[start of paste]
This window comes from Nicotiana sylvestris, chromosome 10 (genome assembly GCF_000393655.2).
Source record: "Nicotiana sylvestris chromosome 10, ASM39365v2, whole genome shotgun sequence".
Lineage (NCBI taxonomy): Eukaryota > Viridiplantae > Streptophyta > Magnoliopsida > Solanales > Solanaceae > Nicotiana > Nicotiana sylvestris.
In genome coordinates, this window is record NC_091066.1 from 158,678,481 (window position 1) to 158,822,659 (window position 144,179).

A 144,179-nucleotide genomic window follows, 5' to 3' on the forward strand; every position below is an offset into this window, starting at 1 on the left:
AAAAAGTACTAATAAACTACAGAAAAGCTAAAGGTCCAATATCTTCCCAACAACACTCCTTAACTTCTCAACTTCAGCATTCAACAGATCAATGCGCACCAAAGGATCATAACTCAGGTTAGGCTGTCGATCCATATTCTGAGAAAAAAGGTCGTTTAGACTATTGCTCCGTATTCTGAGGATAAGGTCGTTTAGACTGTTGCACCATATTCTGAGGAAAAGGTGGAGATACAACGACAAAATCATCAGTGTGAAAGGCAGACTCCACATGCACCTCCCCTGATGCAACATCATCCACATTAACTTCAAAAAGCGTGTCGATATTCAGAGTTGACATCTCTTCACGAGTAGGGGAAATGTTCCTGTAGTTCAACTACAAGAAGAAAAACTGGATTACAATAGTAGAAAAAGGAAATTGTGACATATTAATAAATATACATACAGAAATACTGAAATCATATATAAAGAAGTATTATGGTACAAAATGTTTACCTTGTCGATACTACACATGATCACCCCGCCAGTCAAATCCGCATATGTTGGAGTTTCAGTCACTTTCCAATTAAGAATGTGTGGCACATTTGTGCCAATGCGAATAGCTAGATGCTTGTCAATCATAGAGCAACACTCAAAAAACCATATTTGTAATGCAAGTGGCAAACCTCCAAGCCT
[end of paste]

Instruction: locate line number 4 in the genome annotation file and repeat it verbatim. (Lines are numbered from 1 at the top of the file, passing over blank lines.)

In genome coordinates, this window is record NC_091066.1 from 158,678,481 (window position 1) to 158,822,659 (window position 144,179).